All along, it appeared to just about everyone that the Islanders' problems were goaltending and team defense. But after the words of head coach Doug Weight at practice Wednesday and then after the 6-4 loss in Philadelphia on Thursday, you have to wonder if something else is wrong with the team.
On Wednesday, Weight questioned the psyche of his team.
"We have some young players, but it's time for our group to lose the frailty BS," he said.
That was alarming. Coaches are usually very reluctant to use words like frail or any that would hint at damaged psyches because a) it's one of the worst things you can say about hockey players and b) it's a poor reflection on the leadership of the team -- in this case, the general manager, coaching staff, and captains.
Also, say what you will about the handling by management of Josh Ho-Sang and the young man's unique approach to the game, but nobody ever viewed this team as frail when Ho-Sang was on it.
Still, give credit to Weight for his honesty. However, Weight's comments on MSG Network Thursday night, after his team got in a few scraps and scored two third period goals to make the game close really raised some flags. Let's break it down.
"We're a team with a new identity. Unfortunately, we didn't realize that we don't need to have a new identity. We need the same identity as we've had."
The Islanders had a nice start to the season. They haven't been good for the last five weeks. Identity? Their "old" identity when they were winning was as a team with pretty good speed and high skill on offense and holes on defense and in goal. The last time they had a true identity, in coach-speak, Casey Cizikas, Cal Clutterbuck, and Matt Martin were pounding opponents night after night. Martin was allowed to leave as a UFA, and Garth Snow's flock couldn't wait to yuk about the "ridiculous" contract offers Martin received from Toronto and many other teams. But at least the flock is still there, right on time, to defend the need in January, 2018 to lock up a sixth defenseman like Scott Mayfield for five years.
"I think we had success early. I think we've gotten blown out four or five times, with no response. You watch [John Tavares] get hit by Brad Marchand…and it's not about being dirty. Marchand could have played with eggs in his pants against us (the next game)."
Weight was disgusted that his team didn't lay a finger on Marchand during the loss at home to the Bruins on Tuesday. Good for him for calling them out.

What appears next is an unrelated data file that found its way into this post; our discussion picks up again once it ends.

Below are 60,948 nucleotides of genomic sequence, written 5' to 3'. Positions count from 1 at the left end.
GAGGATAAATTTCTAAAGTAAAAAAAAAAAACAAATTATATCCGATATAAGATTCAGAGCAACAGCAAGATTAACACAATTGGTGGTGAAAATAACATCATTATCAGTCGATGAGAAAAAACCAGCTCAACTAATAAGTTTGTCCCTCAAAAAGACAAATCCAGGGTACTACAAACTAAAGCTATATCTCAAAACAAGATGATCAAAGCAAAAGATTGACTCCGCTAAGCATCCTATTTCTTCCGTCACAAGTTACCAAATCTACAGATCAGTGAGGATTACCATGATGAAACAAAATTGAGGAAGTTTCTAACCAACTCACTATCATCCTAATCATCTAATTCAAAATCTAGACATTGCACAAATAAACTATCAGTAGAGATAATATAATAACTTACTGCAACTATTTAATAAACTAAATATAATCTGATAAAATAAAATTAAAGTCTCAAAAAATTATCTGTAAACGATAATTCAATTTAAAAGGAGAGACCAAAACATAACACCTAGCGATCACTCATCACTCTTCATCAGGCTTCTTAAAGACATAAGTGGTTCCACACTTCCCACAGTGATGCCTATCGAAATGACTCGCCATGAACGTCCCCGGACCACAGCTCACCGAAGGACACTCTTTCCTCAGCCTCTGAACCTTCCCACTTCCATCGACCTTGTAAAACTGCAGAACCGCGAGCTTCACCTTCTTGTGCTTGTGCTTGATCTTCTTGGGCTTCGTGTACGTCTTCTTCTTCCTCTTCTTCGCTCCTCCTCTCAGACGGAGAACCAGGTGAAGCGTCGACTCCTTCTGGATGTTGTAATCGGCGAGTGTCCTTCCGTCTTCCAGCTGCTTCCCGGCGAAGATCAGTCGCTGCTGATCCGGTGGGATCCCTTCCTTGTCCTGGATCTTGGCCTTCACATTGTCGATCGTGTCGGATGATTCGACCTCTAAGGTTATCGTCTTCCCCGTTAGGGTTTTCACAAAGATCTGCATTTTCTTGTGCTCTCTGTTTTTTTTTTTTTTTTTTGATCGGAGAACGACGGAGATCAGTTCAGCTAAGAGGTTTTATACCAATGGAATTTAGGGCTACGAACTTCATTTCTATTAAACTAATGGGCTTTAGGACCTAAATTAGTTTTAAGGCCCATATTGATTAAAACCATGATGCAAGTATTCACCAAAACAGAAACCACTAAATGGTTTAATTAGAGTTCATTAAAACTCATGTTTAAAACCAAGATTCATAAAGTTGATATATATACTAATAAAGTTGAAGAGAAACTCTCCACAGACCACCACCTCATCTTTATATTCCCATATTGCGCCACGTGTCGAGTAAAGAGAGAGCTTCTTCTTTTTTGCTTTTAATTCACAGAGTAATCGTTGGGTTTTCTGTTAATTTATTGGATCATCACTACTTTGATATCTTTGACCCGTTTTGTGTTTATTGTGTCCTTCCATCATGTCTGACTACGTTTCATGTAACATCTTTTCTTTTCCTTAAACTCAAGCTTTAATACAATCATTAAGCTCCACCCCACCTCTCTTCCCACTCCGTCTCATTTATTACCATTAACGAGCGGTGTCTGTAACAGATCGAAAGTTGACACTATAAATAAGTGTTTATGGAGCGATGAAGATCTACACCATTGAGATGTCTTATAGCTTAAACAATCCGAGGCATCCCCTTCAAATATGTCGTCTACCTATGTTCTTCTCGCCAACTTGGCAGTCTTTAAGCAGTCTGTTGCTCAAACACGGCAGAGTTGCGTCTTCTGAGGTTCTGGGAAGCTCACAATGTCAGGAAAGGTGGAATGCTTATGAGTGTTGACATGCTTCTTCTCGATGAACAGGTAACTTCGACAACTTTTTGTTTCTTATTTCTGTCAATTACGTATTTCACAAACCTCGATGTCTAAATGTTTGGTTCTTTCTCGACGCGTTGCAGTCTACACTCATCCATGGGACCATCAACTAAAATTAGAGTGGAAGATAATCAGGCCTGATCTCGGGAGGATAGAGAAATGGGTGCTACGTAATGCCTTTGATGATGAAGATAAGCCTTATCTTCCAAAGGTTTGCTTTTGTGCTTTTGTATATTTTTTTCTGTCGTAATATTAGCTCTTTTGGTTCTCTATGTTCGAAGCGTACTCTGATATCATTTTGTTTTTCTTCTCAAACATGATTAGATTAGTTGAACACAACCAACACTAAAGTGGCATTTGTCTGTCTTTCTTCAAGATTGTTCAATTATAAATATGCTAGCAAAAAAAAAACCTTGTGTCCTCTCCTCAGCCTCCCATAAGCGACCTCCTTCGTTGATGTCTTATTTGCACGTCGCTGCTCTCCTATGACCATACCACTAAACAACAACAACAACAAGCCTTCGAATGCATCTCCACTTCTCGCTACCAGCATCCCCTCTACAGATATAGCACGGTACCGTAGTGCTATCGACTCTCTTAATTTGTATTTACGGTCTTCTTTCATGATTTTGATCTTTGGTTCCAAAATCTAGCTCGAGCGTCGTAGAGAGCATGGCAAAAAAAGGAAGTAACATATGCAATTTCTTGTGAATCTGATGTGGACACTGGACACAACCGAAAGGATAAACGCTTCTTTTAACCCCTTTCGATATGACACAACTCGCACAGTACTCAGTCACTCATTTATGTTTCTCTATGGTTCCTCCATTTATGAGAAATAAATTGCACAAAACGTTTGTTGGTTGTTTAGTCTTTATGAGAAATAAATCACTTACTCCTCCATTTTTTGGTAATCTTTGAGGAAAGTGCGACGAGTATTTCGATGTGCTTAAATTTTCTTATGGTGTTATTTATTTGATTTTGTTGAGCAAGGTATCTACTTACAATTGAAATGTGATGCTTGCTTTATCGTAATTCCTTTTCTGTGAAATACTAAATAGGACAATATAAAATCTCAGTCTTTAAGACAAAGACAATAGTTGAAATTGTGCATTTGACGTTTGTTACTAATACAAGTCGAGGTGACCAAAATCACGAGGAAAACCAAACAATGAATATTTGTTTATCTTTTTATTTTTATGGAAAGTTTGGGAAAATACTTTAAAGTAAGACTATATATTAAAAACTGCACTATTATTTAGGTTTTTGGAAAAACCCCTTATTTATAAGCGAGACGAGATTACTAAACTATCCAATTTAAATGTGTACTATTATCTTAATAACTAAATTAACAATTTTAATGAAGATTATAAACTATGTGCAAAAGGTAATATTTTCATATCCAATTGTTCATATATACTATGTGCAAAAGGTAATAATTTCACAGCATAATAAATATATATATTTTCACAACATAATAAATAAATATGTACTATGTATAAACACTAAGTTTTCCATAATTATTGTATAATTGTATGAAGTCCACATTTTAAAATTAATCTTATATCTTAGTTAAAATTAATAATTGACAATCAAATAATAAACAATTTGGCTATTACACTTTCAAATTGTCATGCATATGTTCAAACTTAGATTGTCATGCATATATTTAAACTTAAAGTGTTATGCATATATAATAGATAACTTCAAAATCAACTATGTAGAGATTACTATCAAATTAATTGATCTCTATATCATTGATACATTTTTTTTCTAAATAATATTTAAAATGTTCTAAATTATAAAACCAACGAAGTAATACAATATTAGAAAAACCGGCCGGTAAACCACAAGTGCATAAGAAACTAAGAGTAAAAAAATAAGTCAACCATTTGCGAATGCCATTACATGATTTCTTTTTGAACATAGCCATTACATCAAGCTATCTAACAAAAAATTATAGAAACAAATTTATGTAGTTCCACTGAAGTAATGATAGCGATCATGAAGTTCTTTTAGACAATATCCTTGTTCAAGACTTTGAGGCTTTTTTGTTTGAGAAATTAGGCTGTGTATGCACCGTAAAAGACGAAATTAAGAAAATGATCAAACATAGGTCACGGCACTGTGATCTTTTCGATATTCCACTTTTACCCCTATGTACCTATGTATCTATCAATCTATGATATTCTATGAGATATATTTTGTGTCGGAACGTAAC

"You yell and scream…" and then Weight trailed off, shaking his head. It's like he wasn't being interviewed, but talking to himself, before a television audience. Then he gathered himself, attempting to set the stage for Friday night's game in Brooklyn. "We played with severe bite. It's for the guys to consider that it could be the best loss of the year. The way we played in the third period, we're awful hard to play against. We have to have that emotion and that level of battle for the rest of the year."
This makes me think something's wrong, and the Islanders better start figuring it out, beginning now. The Islanders entered the third period Thursday night losing to the Philadelphia Flyers -- a bitter rival, at least that's how it used to be -- and the fact that the guys finally woke up, hit back a bit and scored a few goals is to be taken as a hopeful sign?
The Islanders will break out of this losing streak Friday or Sunday against the Devils. When they do, as it usually happens, everything will come together for 60 minutes and the outlook will be positive again for a few days. But when they do, it won't have anything to do with Shane Prince, Josh Bailey, and Jordan Eberle briefly dropping the gloves last night in the latest horrendous loss.
Weight calling his team frail, admitting that he's had to yell and scream at his players, openly wondering where the response was to Marchand, and then hoping that his players view a 6-4 loss in Philadelphia as the "best loss of the season" is unusual, troubling.
This was some intriguing stuff by Weight. How he handles his first experience as head coach enduring what is an almost 12-year culture of losing and CYA directed by Snow will be fascinating to watch.
Today's Tweeted Question
Greg (@gtrivard) asks, "Are the coaches capable of adjusting and putting in a system that works depending on the team they play?"
Oh no, Greg. No no no no no way. No way are we going to again make this about the coaches.
We heard this about Scott Gordon, who we'll never know if he could be a good NHL coach because he never got to coach an NHL team. Then there was the ultimate easy target, Jack Capuano, year after year after year -- kept around for a long time because, once that coaching change was made, the focus would be on the general manager.
So now it's Weight and the new staff that are the dopes? Coaches have to adapt, yes. There is some strategy for playing the Bruins one night, then the Flyers, then the Penguins, sure. There is some preparation, video. The coaches need to have the right players on the ice at the right time as often as possible.
There have been some bad coaches in the NHL, certainly a few with the Islanders. These are not bad coaches.
No, sorry. Not going there again.